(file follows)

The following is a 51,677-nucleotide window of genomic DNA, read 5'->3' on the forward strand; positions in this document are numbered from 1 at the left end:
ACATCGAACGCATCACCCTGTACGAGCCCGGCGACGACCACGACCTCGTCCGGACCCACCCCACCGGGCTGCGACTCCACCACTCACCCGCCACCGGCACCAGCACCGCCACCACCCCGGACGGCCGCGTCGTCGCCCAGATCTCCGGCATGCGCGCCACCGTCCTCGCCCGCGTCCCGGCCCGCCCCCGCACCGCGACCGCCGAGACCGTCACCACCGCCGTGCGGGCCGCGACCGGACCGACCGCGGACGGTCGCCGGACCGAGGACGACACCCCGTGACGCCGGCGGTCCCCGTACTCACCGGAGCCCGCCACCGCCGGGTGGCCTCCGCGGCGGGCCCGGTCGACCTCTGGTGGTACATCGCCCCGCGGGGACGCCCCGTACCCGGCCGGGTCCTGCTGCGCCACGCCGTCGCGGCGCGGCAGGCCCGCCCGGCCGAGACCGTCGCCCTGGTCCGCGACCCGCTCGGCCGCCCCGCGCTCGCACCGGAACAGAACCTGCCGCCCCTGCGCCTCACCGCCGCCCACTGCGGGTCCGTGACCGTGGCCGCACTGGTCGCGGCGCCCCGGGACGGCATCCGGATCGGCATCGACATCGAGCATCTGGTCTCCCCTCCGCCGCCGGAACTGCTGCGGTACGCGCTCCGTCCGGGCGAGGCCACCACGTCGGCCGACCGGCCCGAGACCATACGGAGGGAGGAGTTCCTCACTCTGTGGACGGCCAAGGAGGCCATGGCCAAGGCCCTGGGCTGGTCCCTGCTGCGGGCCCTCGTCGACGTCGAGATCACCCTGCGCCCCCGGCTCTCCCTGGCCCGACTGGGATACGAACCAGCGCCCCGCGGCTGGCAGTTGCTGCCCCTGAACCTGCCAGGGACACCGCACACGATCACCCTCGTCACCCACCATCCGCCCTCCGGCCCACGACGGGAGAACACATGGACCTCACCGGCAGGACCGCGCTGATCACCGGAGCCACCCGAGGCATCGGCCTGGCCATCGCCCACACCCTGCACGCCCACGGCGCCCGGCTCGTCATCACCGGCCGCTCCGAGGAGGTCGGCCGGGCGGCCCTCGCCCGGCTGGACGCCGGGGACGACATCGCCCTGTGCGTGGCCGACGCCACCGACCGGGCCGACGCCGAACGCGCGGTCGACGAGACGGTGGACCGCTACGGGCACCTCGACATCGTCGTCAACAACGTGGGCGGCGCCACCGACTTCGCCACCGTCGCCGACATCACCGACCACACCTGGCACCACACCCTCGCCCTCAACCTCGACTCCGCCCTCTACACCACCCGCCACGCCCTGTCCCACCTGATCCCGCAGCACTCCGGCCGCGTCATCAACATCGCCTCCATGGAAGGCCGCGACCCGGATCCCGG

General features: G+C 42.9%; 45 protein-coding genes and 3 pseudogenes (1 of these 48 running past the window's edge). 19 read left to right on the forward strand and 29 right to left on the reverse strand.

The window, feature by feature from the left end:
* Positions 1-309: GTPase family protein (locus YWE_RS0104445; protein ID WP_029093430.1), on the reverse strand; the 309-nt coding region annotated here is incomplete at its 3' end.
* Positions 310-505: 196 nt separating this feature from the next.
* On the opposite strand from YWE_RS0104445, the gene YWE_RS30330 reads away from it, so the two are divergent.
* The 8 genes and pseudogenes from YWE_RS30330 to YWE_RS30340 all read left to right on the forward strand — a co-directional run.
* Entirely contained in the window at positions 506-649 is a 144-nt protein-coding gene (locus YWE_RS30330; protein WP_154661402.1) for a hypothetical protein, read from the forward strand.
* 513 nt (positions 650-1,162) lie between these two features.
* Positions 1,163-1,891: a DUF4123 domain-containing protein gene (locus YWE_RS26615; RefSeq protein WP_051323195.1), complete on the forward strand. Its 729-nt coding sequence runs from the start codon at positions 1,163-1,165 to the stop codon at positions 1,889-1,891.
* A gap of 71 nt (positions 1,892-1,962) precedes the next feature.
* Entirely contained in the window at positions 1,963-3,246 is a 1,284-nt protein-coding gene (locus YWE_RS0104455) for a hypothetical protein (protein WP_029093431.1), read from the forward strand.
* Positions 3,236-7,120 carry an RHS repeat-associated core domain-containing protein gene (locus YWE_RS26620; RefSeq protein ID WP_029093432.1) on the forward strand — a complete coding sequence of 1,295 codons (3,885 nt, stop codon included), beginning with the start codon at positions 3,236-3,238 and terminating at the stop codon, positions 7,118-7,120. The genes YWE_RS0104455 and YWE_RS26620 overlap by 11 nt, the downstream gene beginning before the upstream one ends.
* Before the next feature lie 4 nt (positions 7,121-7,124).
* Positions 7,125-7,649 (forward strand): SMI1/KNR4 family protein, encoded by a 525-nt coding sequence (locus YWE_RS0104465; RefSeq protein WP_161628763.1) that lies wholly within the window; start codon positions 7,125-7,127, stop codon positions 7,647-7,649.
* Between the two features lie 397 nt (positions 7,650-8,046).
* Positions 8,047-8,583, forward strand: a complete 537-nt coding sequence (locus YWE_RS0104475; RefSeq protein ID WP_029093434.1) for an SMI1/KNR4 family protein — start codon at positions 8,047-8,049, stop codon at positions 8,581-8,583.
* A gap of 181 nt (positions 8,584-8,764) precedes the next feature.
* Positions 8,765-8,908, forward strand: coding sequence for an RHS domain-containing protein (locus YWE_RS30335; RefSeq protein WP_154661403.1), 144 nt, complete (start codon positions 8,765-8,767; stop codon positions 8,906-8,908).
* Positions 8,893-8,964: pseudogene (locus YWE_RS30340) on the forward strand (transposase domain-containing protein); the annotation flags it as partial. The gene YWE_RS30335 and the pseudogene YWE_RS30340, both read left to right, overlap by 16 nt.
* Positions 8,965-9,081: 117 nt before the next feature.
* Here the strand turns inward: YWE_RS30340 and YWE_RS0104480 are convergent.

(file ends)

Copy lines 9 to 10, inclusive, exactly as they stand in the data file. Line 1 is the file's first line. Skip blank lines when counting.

* Entirely contained in the window at positions 506-649 is a 144-nt protein-coding gene (locus YWE_RS30330; protein WP_154661402.1) for a hypothetical protein, read from the forward strand.
* 513 nt (positions 650-1,162) lie between these two features.